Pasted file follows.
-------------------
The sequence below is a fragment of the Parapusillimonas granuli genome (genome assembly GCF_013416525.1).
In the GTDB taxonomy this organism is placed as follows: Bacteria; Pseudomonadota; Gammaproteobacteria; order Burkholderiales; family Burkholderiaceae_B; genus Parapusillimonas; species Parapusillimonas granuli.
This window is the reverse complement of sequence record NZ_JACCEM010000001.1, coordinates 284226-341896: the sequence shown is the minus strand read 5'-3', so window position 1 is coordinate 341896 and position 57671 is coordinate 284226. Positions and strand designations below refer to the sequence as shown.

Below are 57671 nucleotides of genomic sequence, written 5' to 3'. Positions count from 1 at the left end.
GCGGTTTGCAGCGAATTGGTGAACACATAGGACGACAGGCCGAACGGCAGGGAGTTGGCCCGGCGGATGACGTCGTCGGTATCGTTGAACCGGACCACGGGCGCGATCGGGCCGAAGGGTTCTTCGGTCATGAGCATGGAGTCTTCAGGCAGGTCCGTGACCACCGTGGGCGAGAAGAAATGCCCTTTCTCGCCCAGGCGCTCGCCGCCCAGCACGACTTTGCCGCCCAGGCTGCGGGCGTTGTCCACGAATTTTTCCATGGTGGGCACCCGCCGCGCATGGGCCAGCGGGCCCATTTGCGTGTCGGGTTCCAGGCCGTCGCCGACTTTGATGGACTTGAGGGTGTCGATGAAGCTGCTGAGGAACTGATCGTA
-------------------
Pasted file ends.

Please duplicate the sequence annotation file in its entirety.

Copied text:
The sequence below is a fragment of the Parapusillimonas granuli genome (genome assembly GCF_013416525.1).
In the GTDB taxonomy this organism is placed as follows: Bacteria; Pseudomonadota; Gammaproteobacteria; order Burkholderiales; family Burkholderiaceae_B; genus Parapusillimonas; species Parapusillimonas granuli.
This window is the reverse complement of sequence record NZ_JACCEM010000001.1, coordinates 284226-341896: the sequence shown is the minus strand read 5'-3', so window position 1 is coordinate 341896 and position 57671 is coordinate 284226. Positions and strand designations below refer to the sequence as shown.

Below are 57671 nucleotides of genomic sequence, written 5' to 3'. Positions count from 1 at the left end.
GCGGTTTGCAGCGAATTGGTGAACACATAGGACGACAGGCCGAACGGCAGGGAGTTGGCCCGGCGGATGACGTCGTCGGTATCGTTGAACCGGACCACGGGCGCGATCGGGCCGAAGGGTTCTTCGGTCATGAGCATGGAGTCTTCAGGCAGGTCCGTGACCACCGTGGGCGAGAAGAAATGCCCTTTCTCGCCCAGGCGCTCGCCGCCCAGCACGACTTTGCCGCCCAGGCTGCGGGCGTTGTCCACGAATTTTTCCATGGTGGGCACCCGCCGCGCATGGGCCAGCGGGCCCATTTGCGTGTCGGGTTCCAGGCCGTCGCCGACTTTGATGGACTTGAGGGTGTCGATGAAGCTGCTGAGGAACTGATCGTA